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Design, Development and Testing of an Improved Stock Car Driver's Window Net Mounting System
ISSN: 2327-5626, e-ISSN: 2327-5634
Published April 01, 2014 by SAE International in United States
Citation: Patalak, J., Gideon, T., and Krueger, D., "Design, Development and Testing of an Improved Stock Car Driver's Window Net Mounting System," SAE Int. J. Trans. Safety 2(1):165-181, 2014, https://doi.org/10.4271/2014-01-0508.
First required in 1970 in NASCAR® (National Association for Stock Car Auto Racing, Inc) the driver's window safety net or driver's window net has continually evolved and improved. The driver's window net has played an important role in protecting race car drivers from injury.
Driver's window nets were originally used to help keep the driver's upper torso, head and arms inside the interior of the race vehicle during crashes. As restraint systems were improved, the role of the driver's window net in stock car racing has transitioned to keeping flailing hands inside the interior of the car while also serving as a shield to protect the driver from intruding debris.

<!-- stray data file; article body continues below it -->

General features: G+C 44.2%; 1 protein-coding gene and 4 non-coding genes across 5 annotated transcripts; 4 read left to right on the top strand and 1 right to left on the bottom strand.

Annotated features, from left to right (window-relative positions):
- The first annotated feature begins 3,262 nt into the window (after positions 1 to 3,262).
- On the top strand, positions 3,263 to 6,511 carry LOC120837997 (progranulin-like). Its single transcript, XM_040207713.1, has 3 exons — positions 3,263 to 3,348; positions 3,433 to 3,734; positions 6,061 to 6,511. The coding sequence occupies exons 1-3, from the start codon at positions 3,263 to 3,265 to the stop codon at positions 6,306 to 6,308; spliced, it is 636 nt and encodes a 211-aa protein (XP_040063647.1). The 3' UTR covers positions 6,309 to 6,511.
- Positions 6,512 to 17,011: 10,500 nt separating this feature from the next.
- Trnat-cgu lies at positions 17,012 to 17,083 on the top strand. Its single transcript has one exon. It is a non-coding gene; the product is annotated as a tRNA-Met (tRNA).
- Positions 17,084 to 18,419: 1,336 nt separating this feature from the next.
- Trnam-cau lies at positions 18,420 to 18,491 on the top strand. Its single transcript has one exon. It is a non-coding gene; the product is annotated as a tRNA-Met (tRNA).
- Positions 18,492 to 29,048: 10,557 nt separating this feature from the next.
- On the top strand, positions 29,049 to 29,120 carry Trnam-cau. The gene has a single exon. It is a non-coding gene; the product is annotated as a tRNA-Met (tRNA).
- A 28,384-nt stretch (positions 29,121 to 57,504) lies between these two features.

This paper describes three separate window net and window net mounting tests and the use of these tests to design an improved window net mounting system. Also shown are test results of previously used window net mounting systems and the improved NASCAR system which has been incorporated into the 2013 NASCAR Sprint Cup, Nationwide Series, and Camping World Truck Series vehicles.
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